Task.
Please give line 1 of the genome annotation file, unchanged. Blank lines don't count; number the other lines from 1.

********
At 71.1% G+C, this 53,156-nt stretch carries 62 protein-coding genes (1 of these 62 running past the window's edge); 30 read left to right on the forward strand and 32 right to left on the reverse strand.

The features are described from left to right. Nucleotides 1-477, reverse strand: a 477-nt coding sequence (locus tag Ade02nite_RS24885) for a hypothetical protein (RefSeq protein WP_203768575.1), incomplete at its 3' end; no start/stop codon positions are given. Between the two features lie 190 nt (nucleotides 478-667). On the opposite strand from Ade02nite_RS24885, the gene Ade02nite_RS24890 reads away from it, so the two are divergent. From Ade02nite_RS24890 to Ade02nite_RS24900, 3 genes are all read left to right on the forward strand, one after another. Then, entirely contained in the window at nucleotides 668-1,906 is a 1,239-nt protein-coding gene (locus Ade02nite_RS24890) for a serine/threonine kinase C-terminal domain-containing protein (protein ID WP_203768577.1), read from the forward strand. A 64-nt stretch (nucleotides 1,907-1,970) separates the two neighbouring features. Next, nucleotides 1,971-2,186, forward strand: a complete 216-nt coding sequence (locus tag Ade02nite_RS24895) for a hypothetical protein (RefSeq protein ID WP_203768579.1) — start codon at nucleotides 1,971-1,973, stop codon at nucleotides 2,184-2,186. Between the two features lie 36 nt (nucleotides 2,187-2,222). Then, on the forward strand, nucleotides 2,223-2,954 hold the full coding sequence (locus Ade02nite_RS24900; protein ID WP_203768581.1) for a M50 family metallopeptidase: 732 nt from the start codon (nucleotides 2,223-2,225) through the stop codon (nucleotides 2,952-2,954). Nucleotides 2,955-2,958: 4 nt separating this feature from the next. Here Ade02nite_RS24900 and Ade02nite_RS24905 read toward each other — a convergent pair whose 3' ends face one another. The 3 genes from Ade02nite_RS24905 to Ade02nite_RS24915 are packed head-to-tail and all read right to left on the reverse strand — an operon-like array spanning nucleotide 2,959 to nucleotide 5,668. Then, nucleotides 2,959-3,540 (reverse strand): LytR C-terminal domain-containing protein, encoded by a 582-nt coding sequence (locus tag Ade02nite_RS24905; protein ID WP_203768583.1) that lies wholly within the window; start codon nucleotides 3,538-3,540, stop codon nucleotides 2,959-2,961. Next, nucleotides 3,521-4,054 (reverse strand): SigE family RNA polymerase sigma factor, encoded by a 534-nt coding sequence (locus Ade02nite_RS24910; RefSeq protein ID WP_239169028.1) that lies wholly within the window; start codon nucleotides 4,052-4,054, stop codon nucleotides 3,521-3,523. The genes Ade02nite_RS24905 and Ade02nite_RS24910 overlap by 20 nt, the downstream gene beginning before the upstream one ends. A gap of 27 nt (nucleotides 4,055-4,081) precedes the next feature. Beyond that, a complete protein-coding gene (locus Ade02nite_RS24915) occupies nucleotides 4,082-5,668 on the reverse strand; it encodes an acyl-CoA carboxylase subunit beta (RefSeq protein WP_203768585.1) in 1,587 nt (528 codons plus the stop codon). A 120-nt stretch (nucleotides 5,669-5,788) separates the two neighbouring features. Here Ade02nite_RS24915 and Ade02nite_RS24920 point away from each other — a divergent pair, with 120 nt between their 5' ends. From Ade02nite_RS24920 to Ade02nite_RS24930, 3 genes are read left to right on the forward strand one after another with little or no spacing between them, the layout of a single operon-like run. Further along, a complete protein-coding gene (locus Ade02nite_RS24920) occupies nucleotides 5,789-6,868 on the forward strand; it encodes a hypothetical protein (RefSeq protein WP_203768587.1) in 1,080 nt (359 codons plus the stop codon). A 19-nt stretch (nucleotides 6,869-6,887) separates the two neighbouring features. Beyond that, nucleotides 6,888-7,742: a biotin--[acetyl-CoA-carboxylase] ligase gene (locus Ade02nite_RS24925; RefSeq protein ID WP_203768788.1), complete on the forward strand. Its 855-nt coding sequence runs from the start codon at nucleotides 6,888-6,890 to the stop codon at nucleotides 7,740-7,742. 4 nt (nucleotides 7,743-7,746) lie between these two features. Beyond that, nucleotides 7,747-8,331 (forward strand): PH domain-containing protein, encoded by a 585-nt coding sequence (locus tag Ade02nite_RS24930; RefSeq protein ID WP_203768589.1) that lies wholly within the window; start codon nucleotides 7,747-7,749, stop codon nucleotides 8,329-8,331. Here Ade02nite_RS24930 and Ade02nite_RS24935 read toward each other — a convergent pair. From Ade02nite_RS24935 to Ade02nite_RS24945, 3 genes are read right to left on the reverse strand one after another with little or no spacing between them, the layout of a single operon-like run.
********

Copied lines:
At 71.1% G+C, this 53,156-nt stretch carries 62 protein-coding genes (1 of these 62 running past the window's edge); 30 read left to right on the forward strand and 32 right to left on the reverse strand.